• All carrybacks are repealed (except for certain farming and insurance losses), but losses can be carried forward indefinitely
​Business Deductions
  • ​Deduction for domestic production activities (§199) available, subject to limitations
  • Research and development expenses are deductible when incurred unless an election is made to amortize the costs
  • Deductions for meals and entertainment are deductible, subject to certain limitations
  • ​Deduction for domestic production activities (§199) is repealed
  • R&D deductions are retained
  • Expenses for entertainment are generally not deductible except to the extent any benefits to an employee are treated as taxable compensation to the employee
  • The 50% limitation under current law would apply only to expenses for qualifying business meals, and this deduction is expanded to include food and beverages provided to employees through an eating facility that meets the de minimis fringe requirements
  • ​Qualified transportation expenses are deductible
  • ​Deductions for qualified transportation fringe benefits to employees are generally disallowed, except for those that ensure employee safety
​Like-Kind Exchanges
  • ​Like-kind exchange rules apply to a wide range of property
  • ​Only real property not held primarily for sale is eligible to receive like-kind exchange treatment
​​Partnership and Pass-Through Taxation
  • ​A partnership can be terminated for tax purposes when certain sales or exchanges of partnership interests occurs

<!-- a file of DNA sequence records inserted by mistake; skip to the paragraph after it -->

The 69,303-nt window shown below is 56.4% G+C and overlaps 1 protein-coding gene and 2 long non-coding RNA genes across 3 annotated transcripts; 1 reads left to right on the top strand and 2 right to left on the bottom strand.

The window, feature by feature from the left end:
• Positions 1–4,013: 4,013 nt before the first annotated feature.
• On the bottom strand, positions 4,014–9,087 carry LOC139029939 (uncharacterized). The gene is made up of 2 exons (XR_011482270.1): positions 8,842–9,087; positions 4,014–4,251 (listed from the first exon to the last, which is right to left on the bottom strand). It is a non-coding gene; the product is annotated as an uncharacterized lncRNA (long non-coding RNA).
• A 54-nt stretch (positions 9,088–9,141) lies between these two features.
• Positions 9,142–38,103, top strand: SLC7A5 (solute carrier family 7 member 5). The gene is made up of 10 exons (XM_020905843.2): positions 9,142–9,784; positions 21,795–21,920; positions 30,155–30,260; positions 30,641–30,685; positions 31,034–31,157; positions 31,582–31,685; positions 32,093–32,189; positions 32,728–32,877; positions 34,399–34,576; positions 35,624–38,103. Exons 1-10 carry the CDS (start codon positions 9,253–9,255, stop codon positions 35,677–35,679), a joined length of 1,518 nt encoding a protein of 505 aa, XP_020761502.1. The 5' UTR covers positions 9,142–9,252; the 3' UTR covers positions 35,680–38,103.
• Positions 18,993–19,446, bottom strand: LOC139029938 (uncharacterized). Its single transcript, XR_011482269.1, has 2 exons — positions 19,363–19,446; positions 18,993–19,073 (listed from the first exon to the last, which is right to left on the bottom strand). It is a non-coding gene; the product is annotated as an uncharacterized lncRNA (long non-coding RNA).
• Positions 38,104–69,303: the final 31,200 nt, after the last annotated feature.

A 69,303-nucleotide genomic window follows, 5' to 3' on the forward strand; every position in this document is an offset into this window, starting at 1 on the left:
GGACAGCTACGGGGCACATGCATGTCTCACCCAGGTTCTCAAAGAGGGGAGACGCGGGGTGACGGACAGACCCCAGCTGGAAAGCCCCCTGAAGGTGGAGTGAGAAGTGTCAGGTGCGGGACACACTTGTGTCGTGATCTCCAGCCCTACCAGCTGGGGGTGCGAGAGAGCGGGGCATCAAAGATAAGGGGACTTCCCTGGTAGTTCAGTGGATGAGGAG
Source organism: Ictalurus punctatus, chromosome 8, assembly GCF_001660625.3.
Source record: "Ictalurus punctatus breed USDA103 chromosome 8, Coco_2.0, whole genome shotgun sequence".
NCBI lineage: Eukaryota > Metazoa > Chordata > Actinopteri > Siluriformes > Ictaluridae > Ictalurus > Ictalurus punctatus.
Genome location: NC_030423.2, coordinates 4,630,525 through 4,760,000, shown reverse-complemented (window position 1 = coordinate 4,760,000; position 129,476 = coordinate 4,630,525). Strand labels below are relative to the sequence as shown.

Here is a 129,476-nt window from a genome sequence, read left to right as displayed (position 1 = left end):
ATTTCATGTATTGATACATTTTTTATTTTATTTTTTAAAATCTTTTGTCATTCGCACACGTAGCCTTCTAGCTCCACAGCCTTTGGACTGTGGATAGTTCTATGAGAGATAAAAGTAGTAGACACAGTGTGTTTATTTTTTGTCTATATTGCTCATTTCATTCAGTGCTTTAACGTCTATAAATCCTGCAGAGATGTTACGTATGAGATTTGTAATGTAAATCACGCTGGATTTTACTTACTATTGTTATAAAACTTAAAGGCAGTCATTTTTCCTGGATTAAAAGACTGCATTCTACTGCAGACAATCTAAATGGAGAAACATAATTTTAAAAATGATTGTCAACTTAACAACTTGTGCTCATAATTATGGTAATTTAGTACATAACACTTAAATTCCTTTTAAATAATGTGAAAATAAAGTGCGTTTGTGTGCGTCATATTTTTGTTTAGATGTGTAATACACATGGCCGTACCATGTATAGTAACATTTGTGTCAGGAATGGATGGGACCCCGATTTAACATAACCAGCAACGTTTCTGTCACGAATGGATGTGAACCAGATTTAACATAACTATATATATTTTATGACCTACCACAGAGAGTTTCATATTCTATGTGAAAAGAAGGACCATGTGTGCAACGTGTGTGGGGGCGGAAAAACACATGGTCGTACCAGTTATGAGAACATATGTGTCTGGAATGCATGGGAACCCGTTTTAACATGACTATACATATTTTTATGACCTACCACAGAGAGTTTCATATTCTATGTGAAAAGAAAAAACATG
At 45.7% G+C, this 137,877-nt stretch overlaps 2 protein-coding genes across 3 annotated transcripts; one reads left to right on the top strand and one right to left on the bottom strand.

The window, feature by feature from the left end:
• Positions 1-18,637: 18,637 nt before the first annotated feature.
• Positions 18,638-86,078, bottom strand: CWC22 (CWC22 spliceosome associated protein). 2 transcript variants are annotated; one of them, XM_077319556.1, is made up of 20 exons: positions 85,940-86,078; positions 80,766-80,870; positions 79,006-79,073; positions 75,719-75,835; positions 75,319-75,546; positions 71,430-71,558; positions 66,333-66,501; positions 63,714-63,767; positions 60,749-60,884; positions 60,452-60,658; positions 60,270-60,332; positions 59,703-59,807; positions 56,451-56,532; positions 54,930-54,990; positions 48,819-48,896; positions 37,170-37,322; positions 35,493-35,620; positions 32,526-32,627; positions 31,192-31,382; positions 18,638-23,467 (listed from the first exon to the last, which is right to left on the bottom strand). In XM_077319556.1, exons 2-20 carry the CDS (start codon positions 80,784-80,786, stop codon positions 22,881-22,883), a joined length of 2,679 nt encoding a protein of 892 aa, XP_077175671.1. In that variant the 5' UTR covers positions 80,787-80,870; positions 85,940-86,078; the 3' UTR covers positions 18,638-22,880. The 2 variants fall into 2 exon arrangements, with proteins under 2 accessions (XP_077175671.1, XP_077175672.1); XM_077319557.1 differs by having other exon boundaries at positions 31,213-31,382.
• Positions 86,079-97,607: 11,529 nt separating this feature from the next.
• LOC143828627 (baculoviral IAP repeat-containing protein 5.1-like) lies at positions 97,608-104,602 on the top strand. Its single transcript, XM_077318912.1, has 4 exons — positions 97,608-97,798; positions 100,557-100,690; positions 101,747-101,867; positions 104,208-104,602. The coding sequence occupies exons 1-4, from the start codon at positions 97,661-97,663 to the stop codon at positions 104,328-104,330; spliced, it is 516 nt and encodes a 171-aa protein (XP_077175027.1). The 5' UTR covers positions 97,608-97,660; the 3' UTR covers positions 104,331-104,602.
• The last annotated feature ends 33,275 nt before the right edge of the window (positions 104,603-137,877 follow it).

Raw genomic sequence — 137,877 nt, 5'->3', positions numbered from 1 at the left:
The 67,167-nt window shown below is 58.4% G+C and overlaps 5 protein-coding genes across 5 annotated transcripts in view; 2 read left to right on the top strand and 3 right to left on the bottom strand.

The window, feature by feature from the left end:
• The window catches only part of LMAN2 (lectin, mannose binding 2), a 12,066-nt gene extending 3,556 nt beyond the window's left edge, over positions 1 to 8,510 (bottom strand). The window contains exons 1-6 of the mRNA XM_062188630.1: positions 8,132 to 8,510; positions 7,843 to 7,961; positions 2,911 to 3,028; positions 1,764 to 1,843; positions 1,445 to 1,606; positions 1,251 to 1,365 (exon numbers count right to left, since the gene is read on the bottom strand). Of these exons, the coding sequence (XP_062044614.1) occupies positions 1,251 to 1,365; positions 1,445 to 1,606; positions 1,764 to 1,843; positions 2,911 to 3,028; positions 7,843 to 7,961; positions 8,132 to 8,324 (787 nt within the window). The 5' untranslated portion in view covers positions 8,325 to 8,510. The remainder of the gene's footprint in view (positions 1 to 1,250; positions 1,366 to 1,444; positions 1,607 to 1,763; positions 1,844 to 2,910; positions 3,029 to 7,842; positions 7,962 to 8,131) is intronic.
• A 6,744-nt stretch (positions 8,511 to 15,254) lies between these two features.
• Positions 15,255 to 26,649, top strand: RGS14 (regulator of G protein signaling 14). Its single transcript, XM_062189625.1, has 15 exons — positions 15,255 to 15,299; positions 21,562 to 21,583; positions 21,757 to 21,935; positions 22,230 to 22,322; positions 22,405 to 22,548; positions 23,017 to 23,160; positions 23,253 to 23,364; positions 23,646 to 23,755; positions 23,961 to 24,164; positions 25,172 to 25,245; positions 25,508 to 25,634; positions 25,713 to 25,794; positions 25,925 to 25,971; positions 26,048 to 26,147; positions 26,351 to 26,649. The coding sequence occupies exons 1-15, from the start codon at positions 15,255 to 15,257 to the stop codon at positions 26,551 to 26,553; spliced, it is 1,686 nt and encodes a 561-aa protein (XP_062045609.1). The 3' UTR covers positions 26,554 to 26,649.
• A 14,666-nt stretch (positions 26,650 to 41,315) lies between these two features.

• ​Technical termination rule repealed
  • Rule limiting certain deductions to the extent of partner basis will now apply to charitable contributions and foreign taxes, which were previously exempted from the limitation.
  • “Substantial built-in loss” definition is expanded as it affects transfer of partnership interests
  • Gain or loss from the sale of a partnership interest is U.S. effectively-connected income as if the business sold all assets on the date of partnership transfer (effective after November 27, 2017)
  • Loss limitation rules allow excess business losses equal to the excess of aggregate deductions attributable to businesses of the taxpayer over the sum of aggregate gross income of the taxpayer plus a threshold amount. The limitation applies at the partner or S corporation shareholder level and includes limitation carryforwards.
​Credits and Incentives
  • ​Various credits and incentives are provided to businesses
  • ​Generally no significant changes to credits and incentives
​Accounting Methods for Small Businesses
  • ​Cash method of accounting limited to businesses with less than $5 million in gross receipts
  • Accrual method for inventory required for businesses with average gross receipts of more than $10 million
  • Certain expenses are required to be capitalized into inventory for most businesses (“UNICAP”)